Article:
Truck Series Rules Changes Welcomed

Charlotte, NC (November 2, 2009) – Let’s give a big round of applause and a hearty ‘Welcome Back!’ to the NASCAR Camping World Truck Series. After over-reacting to the economic crisis at the start of the 2009 season with a number of rules that stunted the ultra-competitive division, NASCAR announced a rules reversal that will hopefully restore some sizzle to the series next season.

At the top of the list of 2010 Truck Series rules changes announced Friday are a return to ‘normal’ pit stops where teams will be allowed to change tires and add fuel on the same stop. This year, teams have had to make two stops per caution to achieve the same thing. Simply stated, the double-stop pit road merry go round didn’t really save teams money and totally disjointed the races. Frankly, it would have been better to bring back the ‘Half-Time Break’ the series originally used in its formative years from 1995-1998.

The new pit road rules, which also increase the over the wall count from five to six crew members, are a welcome change to anyone who is a fan of the series.

The second rule change that is bound to help the Truck Series in 2010 is a switch to double-file restarts. While the Cup and Nationwide divisions saw a huge infusion of competition and excitement with the implementation of the ‘shootout style’ restarts this season, the Trucks stubbornly hung on to the old formula that had the vehicles one or more laps down to the leader fill the inside lane.

That made the Truck races way more predictable to watch compared to its NASCAR premiere division cousins. Look for this rule change to not only bring the Trucks back on par with the other top NASCAR series, but also give the division a huge boost on the excitement meter.

Additional tweaks to the Truck Series in 2010 will include running no more than two consecutive races without using an engine previously sealed by NASCAR officials (excluding Daytona and Talladega.) The current rules allow teams to run no more than three consecutive races without using a sealed engine.

Meanwhile – buried deep in the NASCAR release – were plans to introducing a ‘Spec’ engine as an option for teams at tracks less than 1.25-miles in length next season. Other than stating the new engine would “help to reduce costs for current teams and encourage participation from the regional series,” no details about the engine were given.

This change will be interesting to follow. What will the engine be, who will build/provide them, how much will it cost, will it be a NASCAR ‘branded’ powerplant? Additionally, how will it impact current engine builders in the series such as Mark Smith’s Pro Motor group or Toyota’s TRD engine program?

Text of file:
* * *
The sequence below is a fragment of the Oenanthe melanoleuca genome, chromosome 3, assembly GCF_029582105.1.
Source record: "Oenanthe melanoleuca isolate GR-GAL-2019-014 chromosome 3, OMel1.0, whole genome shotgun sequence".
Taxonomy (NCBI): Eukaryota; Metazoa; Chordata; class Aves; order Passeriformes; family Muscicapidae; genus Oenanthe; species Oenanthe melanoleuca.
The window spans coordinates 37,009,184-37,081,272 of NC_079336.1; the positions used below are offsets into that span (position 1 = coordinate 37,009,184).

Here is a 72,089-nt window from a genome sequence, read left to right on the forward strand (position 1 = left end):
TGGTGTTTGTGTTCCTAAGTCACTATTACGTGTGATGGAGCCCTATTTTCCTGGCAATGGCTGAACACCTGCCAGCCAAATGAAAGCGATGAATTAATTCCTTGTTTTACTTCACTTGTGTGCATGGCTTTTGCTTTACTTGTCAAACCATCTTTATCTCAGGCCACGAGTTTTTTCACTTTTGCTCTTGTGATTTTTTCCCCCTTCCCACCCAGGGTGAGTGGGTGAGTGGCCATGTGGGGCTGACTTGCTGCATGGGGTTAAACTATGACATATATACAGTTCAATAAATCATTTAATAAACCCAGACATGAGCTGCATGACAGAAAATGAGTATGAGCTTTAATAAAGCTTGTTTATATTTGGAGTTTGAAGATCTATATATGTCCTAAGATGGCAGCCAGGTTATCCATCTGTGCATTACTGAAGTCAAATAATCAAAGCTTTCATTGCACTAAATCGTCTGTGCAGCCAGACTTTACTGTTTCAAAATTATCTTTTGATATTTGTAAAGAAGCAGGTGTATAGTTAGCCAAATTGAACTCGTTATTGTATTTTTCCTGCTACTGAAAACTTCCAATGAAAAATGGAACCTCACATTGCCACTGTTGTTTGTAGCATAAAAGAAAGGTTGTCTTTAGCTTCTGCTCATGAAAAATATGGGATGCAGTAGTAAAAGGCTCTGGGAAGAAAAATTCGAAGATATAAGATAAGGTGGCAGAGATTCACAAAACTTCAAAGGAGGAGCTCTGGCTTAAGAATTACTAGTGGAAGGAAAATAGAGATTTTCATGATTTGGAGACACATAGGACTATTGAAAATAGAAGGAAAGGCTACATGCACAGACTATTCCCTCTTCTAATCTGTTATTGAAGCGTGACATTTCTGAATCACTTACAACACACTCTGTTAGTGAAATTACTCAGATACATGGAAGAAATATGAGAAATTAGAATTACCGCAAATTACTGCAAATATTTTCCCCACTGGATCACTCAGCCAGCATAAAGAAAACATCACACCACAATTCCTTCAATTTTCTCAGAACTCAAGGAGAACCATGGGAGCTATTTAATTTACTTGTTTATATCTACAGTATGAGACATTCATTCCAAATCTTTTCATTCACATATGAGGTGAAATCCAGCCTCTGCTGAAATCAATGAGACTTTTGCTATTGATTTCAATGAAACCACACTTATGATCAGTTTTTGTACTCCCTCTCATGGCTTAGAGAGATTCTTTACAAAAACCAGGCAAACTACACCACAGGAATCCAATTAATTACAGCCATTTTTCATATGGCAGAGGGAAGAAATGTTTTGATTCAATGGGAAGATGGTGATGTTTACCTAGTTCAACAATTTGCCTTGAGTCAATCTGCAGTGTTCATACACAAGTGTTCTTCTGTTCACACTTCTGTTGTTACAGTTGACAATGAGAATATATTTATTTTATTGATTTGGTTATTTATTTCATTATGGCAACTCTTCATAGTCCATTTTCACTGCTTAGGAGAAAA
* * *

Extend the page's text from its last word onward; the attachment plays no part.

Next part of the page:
Given the Trucks have always been a ‘testing ground’ for changes NASCAR might consider making in the Cup Series, could this new engine be a precursor to a more updated, less expensive engine in that division as well? There are a lot of questions to be answered here. Only time will tell.

Bottom line – it’s good to see NASCAR rescind rules that weren’t working, adapt rules to bring it on par with the other top divisions, and take a look to the future with new competition packages that will hopefully save the teams money and make the division more affordable/stable.

Talladega Truckin’

Saturday’s Truck race from Talladega had its usual blend of rough and tumble action and typical Talladega edge of your seat excitement.

A Talladega ‘Big One’ and a stunning dash to the finish by Kyle Busch and Aric Almirola had us shouting out loud. This was great stuff and if you missed it, you got knuckled.

In addition to the great on-track show, the over the top NCTS Set-Up on SPEEDTV was a total hoot as the broadcast team shed their inhibitions and dressed as the characters from the Batman comic/TV/movie vehicle.

Silly? Yes. Funny as hell? You bet. It was great to see something really creative and different for a change, but then you will get that when people are willing to step out of the box, take a few risks, and have a little fun in the process.

Kudos to SPEED Truck Series guru Keith D’Alessandro and the Truck Series on-camera personalities – Krista Voda, Ray Dunlap, Adam Alexander, Rick Allen, Phil Parsons and Michael Waltrip – for the laughs.

Ditto to MRN broadcaster Mike Bagley, who looked damn funny calling the action from his normal perch atop a tower at the track.

Last Call

We noticed this week that Fisker Automotive, a cool company with a great looking, great performing plug in electric/hybrid car, was in line to receive $359 million in federal loans to expand the project.

Not that this has anything to do with racing today, but the development of new technologies will eventually impact the motorsports communities. You can be sure that NASCAR and other motorsports sanctioning bodies are keeping a keen eye on this and other hybrid development projects.

It won’t be here anytime soon, but if the hybrid concept ever gets into high-volume production and it makes sense from a marketing standpoint, somebody somewhere will have a hybrid racing series.

It might sound farfetched, but then again, so did NASCAR Truck racing back in the early 1990’s.

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